Five deposits of volcanic ash have been located and sampled in Pratt County, Kansas. The thickest of these (pictured) has 14 feet of volcanic ash exposed in a pit.
Have you ever rolled around in the dirt just because it’s there? Ever wonder where that dirt came from? Me too!
Greetings. I lived in Pratt, Kansas once but am “from” Pratt in a cosmic sense, as my great-great grandfather Whitney Bailey arrived in the county in 1887 at the age of 15. He was a wheat farmer in McPherson and Saratoga Townships.
I enjoy learning about the past, especially about where I live. I am a history buff who is heavily interested in genealogy and geology. And I roll around in dirt.
I was at the Pratt County Historical Museum one day pouring over historic maps of the county. Wallowing in a pile of old maps is how I roll. Pratt County landmarks like Skunk Johnson’s Cave, Pilot Knob and Arrowhead Hill made my imagination whirl. Fascinating.
Then something called “Volcanic Ash Pit” caught my curiosity. The tiny drawing on this aged 100-year-old map was akin to a modern orbital satellite photo of the fictional Sarlacc pit, the Great Pit of Carkoon, in “Star Wars Episode VI: Return of the Jedi!” A nerdy rock hound from Colorado, a geologic paradise in its own right, I am in love with rocks and the stories they tell. And, being a dirt flounderer, I immediately knew I needed to find out more about this pit. Who doesn’t like to visit pits? Pits are exciting. Pits are amazing. If I had a nickel for ever pit I’ve visited I would have a gaggle of nickels.
I scoured over satellite imagery of Pratt County in search of the pit. I searched the internets. I spoke with local old-timers. I became obsessed with this mysterious oddity.
A friend of a cousin’s cousin made me privy to an enigmatic area called the “silica pit,” a place in the county where generations of children played in the dirt. Corroborating this first-hand knowledge with information gleaned from a 1973 Kansas Geological Survey Bulletin #205 and a thesis about the “chemical fingerprinting” of volcanic tephra found in Kansas by Brian T. David of Kansas State University, I was pointed to what I believed was the “Volcanic Ash Pit.”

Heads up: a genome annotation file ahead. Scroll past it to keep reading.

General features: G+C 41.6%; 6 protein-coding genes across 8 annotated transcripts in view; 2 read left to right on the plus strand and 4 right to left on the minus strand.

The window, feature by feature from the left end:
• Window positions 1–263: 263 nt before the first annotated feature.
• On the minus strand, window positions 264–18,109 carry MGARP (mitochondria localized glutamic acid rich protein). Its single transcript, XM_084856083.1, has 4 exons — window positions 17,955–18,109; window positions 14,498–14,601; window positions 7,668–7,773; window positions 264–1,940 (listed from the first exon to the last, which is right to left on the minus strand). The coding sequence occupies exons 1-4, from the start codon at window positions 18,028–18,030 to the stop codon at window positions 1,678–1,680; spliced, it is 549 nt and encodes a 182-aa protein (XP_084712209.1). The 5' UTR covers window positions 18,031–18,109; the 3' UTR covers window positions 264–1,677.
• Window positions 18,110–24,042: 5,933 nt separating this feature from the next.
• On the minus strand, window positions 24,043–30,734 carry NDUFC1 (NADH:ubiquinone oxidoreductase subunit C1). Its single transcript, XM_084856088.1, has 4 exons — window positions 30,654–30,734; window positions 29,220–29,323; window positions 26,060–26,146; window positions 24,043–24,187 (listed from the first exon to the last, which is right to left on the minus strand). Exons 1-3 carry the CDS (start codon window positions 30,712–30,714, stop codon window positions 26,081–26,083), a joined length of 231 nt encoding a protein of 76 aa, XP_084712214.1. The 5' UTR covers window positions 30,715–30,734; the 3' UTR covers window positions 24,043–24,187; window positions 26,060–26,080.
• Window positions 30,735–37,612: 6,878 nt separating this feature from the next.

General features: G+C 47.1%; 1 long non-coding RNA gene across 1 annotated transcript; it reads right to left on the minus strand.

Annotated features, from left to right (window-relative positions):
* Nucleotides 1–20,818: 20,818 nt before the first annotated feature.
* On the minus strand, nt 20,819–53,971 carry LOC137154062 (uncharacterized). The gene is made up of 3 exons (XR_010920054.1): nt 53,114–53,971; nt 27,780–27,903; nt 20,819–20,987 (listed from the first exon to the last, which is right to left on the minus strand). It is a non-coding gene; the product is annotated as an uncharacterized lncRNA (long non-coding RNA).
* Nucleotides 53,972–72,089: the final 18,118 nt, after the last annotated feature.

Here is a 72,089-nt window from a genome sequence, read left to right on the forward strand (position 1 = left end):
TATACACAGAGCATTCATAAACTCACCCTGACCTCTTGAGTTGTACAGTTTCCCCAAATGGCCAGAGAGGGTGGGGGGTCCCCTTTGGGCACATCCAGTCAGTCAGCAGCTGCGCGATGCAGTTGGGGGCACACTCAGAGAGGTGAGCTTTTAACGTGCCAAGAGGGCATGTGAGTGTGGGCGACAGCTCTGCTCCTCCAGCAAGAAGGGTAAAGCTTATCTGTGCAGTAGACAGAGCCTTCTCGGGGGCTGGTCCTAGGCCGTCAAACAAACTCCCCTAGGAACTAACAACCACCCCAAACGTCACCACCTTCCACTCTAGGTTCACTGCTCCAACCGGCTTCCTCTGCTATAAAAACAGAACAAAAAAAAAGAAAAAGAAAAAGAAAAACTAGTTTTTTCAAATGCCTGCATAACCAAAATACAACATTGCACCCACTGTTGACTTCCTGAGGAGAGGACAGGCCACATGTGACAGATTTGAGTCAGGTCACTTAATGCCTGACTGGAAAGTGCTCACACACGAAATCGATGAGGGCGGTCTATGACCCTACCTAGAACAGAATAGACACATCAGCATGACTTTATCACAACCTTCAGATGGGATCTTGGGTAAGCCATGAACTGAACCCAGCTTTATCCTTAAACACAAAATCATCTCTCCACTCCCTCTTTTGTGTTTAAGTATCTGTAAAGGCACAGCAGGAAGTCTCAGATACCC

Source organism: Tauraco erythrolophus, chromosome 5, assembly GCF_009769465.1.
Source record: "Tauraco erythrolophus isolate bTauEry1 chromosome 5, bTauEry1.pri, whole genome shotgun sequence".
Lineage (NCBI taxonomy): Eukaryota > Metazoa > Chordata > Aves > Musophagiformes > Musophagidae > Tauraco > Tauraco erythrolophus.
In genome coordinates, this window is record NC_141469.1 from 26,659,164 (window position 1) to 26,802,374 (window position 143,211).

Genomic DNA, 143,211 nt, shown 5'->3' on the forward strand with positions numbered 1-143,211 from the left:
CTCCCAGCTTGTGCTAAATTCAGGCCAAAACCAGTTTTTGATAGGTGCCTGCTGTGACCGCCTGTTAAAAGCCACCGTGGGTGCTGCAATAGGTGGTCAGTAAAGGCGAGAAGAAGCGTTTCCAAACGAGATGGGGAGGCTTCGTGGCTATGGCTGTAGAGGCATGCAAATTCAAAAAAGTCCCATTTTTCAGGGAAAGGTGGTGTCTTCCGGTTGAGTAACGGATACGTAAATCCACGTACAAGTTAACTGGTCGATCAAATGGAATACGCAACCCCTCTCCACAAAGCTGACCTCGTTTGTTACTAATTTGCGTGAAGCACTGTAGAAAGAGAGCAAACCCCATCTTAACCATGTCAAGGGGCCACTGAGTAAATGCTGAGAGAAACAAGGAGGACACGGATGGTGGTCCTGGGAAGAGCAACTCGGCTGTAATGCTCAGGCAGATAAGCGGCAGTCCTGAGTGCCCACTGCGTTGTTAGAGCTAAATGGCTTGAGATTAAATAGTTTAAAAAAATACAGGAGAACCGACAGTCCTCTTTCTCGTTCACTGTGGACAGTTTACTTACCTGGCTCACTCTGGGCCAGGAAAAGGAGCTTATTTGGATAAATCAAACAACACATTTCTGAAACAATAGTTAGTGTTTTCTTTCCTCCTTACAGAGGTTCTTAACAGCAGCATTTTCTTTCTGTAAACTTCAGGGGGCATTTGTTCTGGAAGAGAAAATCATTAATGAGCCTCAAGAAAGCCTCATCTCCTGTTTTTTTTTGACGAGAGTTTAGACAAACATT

I went there. All of my pit dreams came true.
My eyes did behold the majesty of the “Volcanic Ash Pit!” It was an old pit with layers of volcanic ash 14 feet thick along the walls! The ash, essentially fine shards of white to grey glass spewed from a volcano, was once excavated from the site and used in concrete for roads. Others uses for “silica” included soaking up blood at meat packing plants and in bathroom cleansers. Long abandoned, this pit was now just a hole in the ground inhabited by animals and plants.
Where did this “dirt” come from? The ash, from an erupting volcano, was carried by winds over Kansas many years ago and settled to the ground. Streams washed the ash into shallow depressions.
Could this Pearlette ash bed be Lava Creek B Tuff of the Yellowstone Caldera, the last major eruption from the Yellowstone volcanic center 640,000 years ago? Was it derived from the explosion of Valle Grande Caldera supervolcano in north-central New Mexico roughly 1.2 million years ago? That was a time when humans were an endangered species! I am filled with questions.
The debate is still out on the origin of the ash and where it fits on the geologic time scale. Regardless of its origin, it is a superb geologic site. Especially for Kansas. It is doubly superb it exists in Pratt County Kansas.
My mission complete and personal dirt quota satisfied, I prepared for another learning adventure into the surrounding area in which my ancestors, and myself, called home.